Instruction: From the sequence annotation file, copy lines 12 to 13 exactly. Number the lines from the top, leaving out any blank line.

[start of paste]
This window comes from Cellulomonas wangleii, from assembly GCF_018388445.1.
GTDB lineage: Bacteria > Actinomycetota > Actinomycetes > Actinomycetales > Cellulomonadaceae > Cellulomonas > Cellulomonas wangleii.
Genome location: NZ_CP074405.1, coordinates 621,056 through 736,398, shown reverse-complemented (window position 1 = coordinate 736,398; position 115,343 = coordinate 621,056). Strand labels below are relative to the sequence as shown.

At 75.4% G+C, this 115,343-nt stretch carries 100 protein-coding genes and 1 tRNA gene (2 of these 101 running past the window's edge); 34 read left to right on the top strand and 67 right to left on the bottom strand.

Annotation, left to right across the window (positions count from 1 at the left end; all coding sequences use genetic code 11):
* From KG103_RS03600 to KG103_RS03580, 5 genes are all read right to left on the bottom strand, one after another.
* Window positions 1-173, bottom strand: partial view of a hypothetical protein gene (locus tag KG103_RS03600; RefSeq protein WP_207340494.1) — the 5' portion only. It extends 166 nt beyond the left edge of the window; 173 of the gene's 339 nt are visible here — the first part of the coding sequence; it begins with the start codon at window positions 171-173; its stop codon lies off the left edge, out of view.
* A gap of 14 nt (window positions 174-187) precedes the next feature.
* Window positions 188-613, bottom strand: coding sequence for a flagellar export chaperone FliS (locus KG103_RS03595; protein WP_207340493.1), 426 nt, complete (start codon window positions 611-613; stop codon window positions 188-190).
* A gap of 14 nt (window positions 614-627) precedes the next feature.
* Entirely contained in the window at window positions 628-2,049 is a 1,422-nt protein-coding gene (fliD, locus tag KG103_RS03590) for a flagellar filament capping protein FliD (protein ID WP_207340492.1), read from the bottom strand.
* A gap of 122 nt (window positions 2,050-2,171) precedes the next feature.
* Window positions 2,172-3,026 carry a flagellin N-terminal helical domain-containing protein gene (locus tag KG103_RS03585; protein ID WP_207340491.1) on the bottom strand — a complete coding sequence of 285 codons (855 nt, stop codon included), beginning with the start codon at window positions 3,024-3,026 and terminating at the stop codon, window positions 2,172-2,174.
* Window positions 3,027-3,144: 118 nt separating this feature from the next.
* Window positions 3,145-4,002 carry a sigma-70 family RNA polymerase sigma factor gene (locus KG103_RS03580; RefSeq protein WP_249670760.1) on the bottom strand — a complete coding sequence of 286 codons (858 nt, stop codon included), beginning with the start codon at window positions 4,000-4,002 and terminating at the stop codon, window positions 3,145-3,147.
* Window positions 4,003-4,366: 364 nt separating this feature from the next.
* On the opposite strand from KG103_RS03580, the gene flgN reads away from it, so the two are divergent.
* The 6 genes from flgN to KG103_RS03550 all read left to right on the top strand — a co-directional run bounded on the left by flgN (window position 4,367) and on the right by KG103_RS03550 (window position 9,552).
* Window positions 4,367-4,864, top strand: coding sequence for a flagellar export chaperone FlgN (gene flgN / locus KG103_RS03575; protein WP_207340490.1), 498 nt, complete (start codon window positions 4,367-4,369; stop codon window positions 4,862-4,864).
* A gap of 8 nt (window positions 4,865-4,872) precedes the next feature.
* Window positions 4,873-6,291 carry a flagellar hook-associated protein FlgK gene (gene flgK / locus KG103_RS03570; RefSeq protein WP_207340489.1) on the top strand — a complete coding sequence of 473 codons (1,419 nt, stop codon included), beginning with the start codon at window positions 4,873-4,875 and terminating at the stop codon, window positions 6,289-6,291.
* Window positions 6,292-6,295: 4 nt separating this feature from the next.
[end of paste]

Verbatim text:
* A gap of 122 nt (window positions 2,050-2,171) precedes the next feature.
* Window positions 2,172-3,026 carry a flagellin N-terminal helical domain-containing protein gene (locus tag KG103_RS03585; protein ID WP_207340491.1) on the bottom strand — a complete coding sequence of 285 codons (855 nt, stop codon included), beginning with the start codon at window positions 3,024-3,026 and terminating at the stop codon, window positions 2,172-2,174.